But as I mentioned earlier, it will be shallow. And what's interesting is that the periods after recessions tend to be, over the next two years, fairly robust returns for investors and relatively good momentum builders for the global economy. So as we head into the US elections in 2024, which of course, Ian can speak about infinitely better than I, or when we think about what's going to happen in terms of the post-pandemic economy, I think we're going to be dealing with a more rich and perhaps beneficial backdrop than we might anticipate right now.

Shari Friedman: Well, that's a better piece of news than I think we've been touching on through most of this conversation. And before we wrap up, I think a question for both of you, are there any big risks that you're looking at that we haven't mentioned? Are there gaps in what people need to be looking at?

Ian Bremmer: For me, the big one, it's both a risk and an opportunity is artificial intelligence, 2023, after decades of AI not panning out and not leading to dramatic transformations in the global economy and in the way humanity functions, this is the year of breakout for generative AI. And what that means is that in 2023, we're going to have the Turing test broken. People will no longer be able to differentiate between a bot online chatting with them and a real human being.

This means that the average human being online no longer has access just to information, but has access to actionable intelligence, whether it's for healthcare or education or for greater efficiencies and expenditure of resources, agriculture, dealing with climate change, you name it. The economic transformational power that the application of artificial intelligence will have to some of the most challenging economic difficulties that the world faces is unprecedented.

At the same time, the dangers posed to humanity with these technologies being used in the hands of people that want to promote disinformation, that want to force you to believe things that are not actually true is also unprecedented. And we don't yet have the tools to respond to that effectively. So a tremendous opportunity. I am very, very bullish on what AI is going to mean in transforming whole sectors across the economy, but I'm also deeply concerned about what it means for democracy and the functioning of society.

Shari Friedman: So this sort of brings us right back to what David was pointing out at the beginning, which is that disinformation has been destabilizing. Of what you're saying is that this is going to accelerate given AI. David, any risks that you're most concerned about? And bottom line, how worried should people be at this point?

David Bailin: Well, there's always, always, always big things to worry about right now. And in my mind, the absence of venues of cooperation, you take a look at what Davos looked like, you take a look at the poor communication between China and the US, the back channel only communication between the West and Russia, issues that have to be addressed that are global issues like climate change, which has certainly not gone away as a major, major, major issue, and you just don't see the venues and the opportunities that we saw for real cooperation.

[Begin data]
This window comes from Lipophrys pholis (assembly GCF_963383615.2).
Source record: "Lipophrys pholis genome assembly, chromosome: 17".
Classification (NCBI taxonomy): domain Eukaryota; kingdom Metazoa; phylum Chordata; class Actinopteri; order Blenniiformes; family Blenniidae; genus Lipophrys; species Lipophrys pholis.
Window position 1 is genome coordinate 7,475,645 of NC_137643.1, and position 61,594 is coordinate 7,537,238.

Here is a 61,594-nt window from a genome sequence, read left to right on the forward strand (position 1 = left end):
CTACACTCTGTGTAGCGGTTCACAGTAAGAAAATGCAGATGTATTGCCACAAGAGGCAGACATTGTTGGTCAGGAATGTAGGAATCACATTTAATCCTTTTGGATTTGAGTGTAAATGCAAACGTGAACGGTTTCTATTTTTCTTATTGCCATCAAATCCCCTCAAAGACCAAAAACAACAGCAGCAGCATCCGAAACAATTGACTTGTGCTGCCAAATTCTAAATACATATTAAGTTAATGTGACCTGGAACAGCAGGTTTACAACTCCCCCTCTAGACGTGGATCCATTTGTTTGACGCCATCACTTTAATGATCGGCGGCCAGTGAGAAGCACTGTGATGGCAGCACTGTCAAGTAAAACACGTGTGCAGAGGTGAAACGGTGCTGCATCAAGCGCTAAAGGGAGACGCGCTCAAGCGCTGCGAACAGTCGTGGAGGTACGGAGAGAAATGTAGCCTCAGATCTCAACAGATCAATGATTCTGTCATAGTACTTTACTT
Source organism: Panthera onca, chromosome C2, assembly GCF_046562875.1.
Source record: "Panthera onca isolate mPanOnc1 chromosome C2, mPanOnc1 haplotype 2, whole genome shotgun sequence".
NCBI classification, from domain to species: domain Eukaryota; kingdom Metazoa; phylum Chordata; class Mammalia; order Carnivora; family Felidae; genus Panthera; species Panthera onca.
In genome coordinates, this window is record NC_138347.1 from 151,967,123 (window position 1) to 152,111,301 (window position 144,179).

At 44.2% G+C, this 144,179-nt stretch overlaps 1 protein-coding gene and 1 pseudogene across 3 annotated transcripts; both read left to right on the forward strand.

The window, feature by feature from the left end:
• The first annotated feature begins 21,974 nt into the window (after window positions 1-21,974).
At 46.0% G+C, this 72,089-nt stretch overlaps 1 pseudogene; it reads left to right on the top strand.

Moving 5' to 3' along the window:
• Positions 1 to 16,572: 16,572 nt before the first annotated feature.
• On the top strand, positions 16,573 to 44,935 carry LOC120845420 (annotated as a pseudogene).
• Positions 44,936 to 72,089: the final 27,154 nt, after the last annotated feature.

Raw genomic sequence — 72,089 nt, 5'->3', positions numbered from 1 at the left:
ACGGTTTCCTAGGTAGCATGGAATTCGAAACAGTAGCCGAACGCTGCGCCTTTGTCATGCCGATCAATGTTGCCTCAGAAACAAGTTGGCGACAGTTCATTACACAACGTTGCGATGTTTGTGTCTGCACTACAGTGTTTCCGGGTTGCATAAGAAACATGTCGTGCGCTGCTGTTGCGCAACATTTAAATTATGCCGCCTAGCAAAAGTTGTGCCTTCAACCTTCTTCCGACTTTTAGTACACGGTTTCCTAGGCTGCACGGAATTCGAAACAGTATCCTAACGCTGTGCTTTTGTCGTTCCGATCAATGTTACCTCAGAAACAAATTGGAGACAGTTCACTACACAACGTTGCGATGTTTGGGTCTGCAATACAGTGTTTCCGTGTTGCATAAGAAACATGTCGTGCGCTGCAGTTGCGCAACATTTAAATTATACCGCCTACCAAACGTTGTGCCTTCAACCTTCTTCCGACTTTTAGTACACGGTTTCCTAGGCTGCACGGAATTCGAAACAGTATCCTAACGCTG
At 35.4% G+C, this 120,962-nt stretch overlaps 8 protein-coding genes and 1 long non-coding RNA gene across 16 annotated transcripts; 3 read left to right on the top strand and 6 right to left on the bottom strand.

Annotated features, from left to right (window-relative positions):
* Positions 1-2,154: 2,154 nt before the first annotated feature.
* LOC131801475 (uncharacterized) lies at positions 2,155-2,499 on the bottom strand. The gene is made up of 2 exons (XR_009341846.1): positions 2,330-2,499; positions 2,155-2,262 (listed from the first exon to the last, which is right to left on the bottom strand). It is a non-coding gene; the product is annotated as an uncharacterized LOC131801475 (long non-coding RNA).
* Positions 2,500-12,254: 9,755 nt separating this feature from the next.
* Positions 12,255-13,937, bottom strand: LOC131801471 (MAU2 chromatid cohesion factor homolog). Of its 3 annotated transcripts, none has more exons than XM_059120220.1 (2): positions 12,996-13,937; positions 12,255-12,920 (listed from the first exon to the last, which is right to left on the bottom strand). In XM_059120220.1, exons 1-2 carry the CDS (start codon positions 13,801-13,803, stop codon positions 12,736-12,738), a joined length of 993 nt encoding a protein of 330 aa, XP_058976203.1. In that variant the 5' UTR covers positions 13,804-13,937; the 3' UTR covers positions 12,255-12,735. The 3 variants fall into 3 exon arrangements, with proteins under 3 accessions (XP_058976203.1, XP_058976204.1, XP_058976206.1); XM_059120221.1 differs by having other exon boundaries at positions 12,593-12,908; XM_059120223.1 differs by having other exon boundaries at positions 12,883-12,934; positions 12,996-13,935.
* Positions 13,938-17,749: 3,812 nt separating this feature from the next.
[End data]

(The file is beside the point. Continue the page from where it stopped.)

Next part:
And part of that is a risk associated with war and peace, which is the probability of conflict, but also of the ability to make progress on issues that are in everyone's greater interest. And that degradation of the global community continues. I think it's accelerated. And certainly, I think that that is a major backdrop.

Just to give you a sense of the impact of that. At one moment, the U.S. stock market was 65% of the world's total market capitalization this past year, and that is indicative of the fact that the US was seen as a safe harbor for money, if you will, for the economy. But it also indicates the degree to which the rest of the world is sort of starving for capital of that kind.

And unless capital goes the other way, unless you actually have – that everyone's opportunity set is rising, and that includes China, that, to me, is a risk that I think creates the backdrop for lots of bad things, and it's something that I can only hope and pray changes, for a good reason, over the next decade.

Shari Friedman: Ian, the bottom line question again to you also, do you think that we should be worried at this point? Is there a lot to worry about?

Ian Bremmer: The Russia issue is a deep, deep and global concern. Making a rogue state out of a country with 6,000 nuclear weapons, a leader who feels humiliated. And it's his own fault, but nonetheless, it reflects the greatest geopolitical danger since the Cuban Missile crisis in 1962. Nothing else is close. We were putting together our top risks for this year.

It wasn't like we were considering, well, Russia might be number one, it might be number two, number three. Now, Russia was number one by an enormous margin. It is by far the most dangerous and immediate geopolitical risk that I have experienced in the 25 years since I started the firm. So on that issue specifically, we should all be very concerned. But if you were to take that out, and that's a very big caveat, actually, there's a lot of places where things look better than people, I think are generally assessing. The US-China relationship is more generally stable than the headlines would have you believe. Certainly around a war with Taiwan, or more broadly, a U.S. China Cold War.

I think the US economy, as David has been suggesting, is more robust than is generally presumed. The European Union is more strongly governed politically on healthcare, on defense, on tech and privacy, on fiscal policy, on energy than at any point since the EU was actually created. Brazil's democracy is more robust than people generally presume, and there's a whole bunch of things like that.

Shari Friedman: Mhm. Well, it's good to know that there's some of those upsides, even given this overall blanket that there is a lot to worry about.

David Bailin, chief investment officer and global head of investments at Citi Global Wealth, and Ian Bremmer, president of Eurasia Group and GZERO Media. Thanks to you both.

Ian Bremmer: Great fun.

David Bailin: A great pleasure. Thank you for having us.

Shari Friedman: And that's it for this episode of Living Beyond Borders. Listen to all the seasons episodes by heading to and click on the Living Beyond Borders tab. Or you can find the episode in the GZERO World Podcast feed or wherever you get your podcasts. For GZERO, I'm Shari Friedman. Thanks for listening.